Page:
Coal supplied the vast majority (70 percent) of China’s total energy consumption of 90 quadrillion British thermal units (Btu) in 2009. Oil is the second-largest source, accounting for 19 percent of the country’s total energy consumption. While China has made an effort to diversify its energy supplies, hydroelectric sources (6 percent), natural gas (4 percent), nuclear power (1 percent), and other renewables (0.3 percent) account for relatively small shares of China’s energy consumption mix. The Chinese government set a target to raise non-fossil fuel energy consumption to 11.4 percent of the energy mix by 2015 as part of its new 12th Five Year Plan. EIA projects coal’s share of the total energy mix to fall to 59 percent by 2035 due to anticipated higher energy efficiencies and China’s goal to reduce its carbon intensity (carbon emissions per unit of GDP). However, absolute coal consumption is expected to double over this period, reflecting the large growth in total energy consumption.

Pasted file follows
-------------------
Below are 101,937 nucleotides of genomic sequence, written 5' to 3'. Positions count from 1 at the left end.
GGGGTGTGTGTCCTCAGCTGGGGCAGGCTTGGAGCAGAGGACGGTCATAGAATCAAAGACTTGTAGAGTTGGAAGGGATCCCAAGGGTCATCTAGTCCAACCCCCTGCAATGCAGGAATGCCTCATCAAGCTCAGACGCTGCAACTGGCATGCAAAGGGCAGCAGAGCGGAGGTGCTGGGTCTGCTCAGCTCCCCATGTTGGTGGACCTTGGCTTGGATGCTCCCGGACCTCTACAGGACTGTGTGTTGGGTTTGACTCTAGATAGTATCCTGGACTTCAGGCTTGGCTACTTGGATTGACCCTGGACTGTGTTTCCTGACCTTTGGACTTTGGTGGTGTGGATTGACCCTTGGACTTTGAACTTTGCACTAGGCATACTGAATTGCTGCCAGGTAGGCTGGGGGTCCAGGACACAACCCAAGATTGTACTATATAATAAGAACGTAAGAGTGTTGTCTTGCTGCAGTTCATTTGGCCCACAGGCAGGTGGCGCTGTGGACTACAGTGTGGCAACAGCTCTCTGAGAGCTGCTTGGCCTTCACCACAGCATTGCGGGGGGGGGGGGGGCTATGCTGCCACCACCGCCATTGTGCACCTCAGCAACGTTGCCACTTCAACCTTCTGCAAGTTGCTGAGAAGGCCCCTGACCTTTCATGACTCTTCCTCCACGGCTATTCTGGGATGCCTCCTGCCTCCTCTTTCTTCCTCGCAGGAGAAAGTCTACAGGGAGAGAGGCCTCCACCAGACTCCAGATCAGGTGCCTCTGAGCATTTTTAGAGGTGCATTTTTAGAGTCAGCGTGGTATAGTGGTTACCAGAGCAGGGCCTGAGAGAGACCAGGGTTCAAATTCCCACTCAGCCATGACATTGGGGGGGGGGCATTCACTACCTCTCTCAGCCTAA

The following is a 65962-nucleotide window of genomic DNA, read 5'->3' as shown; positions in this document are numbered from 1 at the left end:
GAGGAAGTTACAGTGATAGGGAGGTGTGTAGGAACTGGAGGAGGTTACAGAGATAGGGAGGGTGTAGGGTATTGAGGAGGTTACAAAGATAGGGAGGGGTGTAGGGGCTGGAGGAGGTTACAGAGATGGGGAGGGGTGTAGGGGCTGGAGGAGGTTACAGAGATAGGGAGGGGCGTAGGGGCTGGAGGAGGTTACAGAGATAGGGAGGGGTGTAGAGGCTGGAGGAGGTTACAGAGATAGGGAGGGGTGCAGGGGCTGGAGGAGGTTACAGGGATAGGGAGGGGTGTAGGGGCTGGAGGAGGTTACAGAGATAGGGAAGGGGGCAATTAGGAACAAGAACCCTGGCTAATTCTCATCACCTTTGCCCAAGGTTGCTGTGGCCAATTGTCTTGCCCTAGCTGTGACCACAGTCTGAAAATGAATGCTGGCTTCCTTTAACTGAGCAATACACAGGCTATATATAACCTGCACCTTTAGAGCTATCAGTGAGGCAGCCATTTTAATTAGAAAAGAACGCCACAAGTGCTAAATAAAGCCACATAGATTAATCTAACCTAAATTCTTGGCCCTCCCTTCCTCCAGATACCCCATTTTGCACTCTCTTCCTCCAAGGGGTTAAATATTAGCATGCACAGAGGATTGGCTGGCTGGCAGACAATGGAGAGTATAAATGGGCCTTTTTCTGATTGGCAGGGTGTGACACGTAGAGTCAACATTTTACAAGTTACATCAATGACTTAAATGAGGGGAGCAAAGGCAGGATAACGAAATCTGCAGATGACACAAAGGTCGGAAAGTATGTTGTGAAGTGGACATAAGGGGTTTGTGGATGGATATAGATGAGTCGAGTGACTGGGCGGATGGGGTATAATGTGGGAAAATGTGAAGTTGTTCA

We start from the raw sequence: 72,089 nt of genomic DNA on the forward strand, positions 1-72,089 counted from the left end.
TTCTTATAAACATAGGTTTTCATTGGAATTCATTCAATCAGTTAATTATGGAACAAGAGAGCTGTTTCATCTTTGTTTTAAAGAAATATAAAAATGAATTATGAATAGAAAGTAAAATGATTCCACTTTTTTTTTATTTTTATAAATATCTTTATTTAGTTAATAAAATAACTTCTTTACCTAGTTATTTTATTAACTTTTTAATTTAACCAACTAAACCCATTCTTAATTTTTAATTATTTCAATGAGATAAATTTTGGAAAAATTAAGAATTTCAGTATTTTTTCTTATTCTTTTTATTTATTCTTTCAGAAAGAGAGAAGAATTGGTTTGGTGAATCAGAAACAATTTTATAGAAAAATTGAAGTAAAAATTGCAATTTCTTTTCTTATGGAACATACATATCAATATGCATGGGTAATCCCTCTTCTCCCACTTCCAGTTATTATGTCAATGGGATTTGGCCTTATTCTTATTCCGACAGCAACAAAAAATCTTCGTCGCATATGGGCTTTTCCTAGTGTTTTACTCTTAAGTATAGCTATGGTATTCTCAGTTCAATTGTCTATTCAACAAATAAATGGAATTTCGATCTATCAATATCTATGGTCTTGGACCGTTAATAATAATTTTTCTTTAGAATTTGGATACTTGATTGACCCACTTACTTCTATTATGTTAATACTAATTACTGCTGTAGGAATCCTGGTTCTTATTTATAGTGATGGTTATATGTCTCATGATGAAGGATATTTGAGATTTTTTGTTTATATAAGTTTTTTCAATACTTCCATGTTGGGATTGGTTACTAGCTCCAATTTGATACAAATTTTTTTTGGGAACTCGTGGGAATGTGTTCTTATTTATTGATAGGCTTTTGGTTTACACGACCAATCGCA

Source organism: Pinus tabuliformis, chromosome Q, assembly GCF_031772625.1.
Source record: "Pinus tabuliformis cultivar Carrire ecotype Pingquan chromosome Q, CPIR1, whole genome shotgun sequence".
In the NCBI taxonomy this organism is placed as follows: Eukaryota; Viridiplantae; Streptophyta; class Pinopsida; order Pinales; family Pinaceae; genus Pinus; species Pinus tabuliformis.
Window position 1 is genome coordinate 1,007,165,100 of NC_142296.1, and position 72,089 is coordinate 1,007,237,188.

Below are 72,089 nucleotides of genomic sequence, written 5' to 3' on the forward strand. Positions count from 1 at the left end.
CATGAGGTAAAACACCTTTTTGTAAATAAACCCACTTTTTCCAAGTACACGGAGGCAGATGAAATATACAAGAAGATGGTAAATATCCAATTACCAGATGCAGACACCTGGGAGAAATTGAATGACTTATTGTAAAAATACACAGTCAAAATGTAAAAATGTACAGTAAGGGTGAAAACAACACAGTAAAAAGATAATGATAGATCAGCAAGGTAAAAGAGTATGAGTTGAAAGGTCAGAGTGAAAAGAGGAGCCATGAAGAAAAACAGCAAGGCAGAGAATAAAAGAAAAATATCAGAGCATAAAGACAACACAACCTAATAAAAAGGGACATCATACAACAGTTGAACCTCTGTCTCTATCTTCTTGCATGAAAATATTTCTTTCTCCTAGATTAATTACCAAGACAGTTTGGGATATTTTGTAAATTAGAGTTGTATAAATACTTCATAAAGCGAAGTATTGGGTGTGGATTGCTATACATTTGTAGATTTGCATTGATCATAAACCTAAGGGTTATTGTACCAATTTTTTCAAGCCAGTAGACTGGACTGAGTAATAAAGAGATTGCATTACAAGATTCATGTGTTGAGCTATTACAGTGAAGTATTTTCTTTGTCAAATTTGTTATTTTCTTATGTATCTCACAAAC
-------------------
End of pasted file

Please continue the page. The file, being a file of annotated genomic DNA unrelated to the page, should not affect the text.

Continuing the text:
Social Security in the BRIC Countries

August 9, 2012 Comments off

Social Security in the BRIC Countries
Source: IMB Center for the Business of Government

Social security is a well-established part of the societal landscape in traditional westernized countries. There are a variety of approaches, and there are substantial differences between the operation of social security under the predominantly insurance-based (or Bismarckian) systems and the social assistance (Beveridge) systems. But both were developed and matured in the context of the industrialization of societies and both reflect the need to provide social protection in mass-scale workforces. It is recognised that (at least historically) the development of social security was seen as a natural complement to the process of economic development. Indeed, they can effectively be characterized as two sides of the same coin.